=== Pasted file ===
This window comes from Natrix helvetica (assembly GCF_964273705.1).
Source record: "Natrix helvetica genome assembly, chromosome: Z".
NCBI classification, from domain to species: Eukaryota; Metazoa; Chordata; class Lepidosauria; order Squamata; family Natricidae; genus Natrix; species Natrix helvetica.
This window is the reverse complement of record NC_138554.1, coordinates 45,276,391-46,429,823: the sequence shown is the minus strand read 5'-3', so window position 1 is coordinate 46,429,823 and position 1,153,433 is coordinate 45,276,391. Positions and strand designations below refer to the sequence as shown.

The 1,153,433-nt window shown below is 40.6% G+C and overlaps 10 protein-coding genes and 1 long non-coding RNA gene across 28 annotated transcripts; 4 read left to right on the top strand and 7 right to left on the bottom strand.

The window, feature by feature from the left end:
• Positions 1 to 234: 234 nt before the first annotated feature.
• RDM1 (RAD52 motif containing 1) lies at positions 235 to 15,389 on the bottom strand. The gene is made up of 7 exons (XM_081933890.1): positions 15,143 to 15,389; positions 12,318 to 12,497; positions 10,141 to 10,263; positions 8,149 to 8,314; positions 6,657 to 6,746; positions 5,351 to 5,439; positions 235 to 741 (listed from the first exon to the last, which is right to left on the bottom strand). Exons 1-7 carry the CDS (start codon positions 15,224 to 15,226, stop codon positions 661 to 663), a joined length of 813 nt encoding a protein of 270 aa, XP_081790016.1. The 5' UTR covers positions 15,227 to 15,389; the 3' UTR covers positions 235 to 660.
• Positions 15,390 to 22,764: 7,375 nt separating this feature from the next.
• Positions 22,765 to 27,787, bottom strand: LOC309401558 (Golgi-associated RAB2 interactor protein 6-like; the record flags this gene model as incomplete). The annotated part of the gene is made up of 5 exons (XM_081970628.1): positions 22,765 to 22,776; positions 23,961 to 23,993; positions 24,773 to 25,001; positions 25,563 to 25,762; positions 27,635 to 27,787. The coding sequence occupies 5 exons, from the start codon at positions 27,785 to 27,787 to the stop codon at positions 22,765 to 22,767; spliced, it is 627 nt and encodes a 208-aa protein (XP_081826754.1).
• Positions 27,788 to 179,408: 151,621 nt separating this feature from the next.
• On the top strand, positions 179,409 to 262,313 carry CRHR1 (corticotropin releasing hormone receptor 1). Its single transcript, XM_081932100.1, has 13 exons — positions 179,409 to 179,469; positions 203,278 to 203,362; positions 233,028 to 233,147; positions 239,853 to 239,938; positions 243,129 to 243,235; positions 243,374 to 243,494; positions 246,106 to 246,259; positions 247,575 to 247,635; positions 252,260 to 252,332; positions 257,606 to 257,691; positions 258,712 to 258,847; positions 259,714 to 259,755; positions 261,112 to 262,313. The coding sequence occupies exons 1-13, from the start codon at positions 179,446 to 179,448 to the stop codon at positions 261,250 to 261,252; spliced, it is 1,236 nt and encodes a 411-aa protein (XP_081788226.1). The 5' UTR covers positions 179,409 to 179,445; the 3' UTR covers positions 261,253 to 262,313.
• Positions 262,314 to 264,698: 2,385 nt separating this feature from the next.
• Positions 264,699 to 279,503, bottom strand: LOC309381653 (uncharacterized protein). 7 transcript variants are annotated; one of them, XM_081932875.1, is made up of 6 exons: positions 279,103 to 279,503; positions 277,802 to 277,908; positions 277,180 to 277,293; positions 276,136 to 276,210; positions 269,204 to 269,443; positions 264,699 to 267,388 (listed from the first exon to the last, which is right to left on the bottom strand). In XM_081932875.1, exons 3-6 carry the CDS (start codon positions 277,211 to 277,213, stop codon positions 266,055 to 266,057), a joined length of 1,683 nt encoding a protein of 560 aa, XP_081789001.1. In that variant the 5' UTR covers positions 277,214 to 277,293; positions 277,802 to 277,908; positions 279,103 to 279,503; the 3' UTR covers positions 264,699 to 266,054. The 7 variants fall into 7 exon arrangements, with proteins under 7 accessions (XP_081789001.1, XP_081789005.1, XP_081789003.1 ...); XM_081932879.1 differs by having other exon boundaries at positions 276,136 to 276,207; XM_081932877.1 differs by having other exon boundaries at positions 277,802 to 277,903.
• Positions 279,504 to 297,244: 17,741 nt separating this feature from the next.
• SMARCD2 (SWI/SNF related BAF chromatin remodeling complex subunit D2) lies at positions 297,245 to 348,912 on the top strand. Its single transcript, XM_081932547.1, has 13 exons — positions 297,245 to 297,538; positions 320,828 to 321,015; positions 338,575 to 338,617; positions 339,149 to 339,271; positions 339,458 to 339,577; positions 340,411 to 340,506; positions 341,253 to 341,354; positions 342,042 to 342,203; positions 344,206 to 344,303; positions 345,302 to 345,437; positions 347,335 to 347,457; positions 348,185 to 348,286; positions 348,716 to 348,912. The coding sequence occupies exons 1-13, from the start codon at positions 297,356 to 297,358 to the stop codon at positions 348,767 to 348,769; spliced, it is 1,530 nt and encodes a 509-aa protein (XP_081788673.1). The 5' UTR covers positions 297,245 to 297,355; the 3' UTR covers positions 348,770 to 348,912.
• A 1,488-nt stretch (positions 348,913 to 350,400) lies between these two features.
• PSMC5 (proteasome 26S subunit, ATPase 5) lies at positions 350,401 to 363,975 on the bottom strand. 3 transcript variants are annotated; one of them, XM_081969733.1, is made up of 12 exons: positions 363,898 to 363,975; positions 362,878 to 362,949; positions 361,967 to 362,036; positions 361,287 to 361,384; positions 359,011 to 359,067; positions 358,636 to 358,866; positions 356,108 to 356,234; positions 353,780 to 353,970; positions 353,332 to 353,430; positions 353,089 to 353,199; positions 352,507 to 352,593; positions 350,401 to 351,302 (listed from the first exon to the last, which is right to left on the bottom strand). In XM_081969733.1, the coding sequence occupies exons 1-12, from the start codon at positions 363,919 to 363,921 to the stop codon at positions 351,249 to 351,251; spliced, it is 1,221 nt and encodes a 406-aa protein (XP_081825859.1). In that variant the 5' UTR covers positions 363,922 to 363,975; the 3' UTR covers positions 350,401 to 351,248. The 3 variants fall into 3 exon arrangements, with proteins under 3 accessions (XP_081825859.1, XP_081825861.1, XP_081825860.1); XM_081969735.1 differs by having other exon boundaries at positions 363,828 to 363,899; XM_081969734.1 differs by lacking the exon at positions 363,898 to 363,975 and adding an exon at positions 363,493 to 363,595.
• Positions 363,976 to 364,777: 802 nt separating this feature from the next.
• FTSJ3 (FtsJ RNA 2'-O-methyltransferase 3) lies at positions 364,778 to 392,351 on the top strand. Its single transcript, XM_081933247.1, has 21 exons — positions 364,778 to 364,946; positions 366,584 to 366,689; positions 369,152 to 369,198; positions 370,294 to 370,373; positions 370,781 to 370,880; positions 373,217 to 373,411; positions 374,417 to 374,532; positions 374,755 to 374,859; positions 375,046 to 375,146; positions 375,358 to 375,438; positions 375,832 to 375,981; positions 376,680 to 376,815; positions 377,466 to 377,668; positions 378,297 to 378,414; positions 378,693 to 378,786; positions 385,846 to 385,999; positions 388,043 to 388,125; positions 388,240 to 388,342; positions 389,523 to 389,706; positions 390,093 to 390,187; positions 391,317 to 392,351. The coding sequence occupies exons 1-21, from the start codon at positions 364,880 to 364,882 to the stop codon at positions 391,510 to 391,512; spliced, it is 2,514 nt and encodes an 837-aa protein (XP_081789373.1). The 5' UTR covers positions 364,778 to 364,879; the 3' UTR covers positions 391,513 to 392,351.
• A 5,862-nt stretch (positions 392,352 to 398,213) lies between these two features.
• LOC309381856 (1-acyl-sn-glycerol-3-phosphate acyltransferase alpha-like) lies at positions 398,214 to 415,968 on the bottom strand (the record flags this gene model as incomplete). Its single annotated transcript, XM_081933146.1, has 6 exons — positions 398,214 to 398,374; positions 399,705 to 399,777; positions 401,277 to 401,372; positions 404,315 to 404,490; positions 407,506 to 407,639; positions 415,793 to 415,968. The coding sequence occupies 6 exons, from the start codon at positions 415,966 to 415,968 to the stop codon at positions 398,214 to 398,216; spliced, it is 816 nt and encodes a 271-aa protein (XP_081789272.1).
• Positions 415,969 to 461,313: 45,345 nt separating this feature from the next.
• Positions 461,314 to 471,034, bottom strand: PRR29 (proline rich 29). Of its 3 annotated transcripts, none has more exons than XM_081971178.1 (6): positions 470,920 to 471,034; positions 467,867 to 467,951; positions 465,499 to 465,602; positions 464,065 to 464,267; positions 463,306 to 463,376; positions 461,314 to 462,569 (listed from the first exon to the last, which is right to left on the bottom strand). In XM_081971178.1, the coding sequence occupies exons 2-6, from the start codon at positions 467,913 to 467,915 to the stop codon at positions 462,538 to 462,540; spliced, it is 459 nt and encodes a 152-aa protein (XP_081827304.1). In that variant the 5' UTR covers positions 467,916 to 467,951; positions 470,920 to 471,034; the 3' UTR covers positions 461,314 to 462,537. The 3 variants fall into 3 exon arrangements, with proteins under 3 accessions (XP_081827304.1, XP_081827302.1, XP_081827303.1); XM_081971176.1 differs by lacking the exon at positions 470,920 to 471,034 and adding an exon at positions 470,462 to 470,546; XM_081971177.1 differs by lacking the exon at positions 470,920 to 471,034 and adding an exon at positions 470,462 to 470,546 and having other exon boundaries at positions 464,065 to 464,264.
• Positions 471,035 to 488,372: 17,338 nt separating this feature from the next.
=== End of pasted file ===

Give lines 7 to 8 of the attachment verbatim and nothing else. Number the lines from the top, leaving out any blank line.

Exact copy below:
• Positions 1 to 234: 234 nt before the first annotated feature.
• RDM1 (RAD52 motif containing 1) lies at positions 235 to 15,389 on the bottom strand. The gene is made up of 7 exons (XM_081933890.1): positions 15,143 to 15,389; positions 12,318 to 12,497; positions 10,141 to 10,263; positions 8,149 to 8,314; positions 6,657 to 6,746; positions 5,351 to 5,439; positions 235 to 741 (listed from the first exon to the last, which is right to left on the bottom strand). Exons 1-7 carry the CDS (start codon positions 15,224 to 15,226, stop codon positions 661 to 663), a joined length of 813 nt encoding a protein of 270 aa, XP_081790016.1. The 5' UTR covers positions 15,227 to 15,389; the 3' UTR covers positions 235 to 660.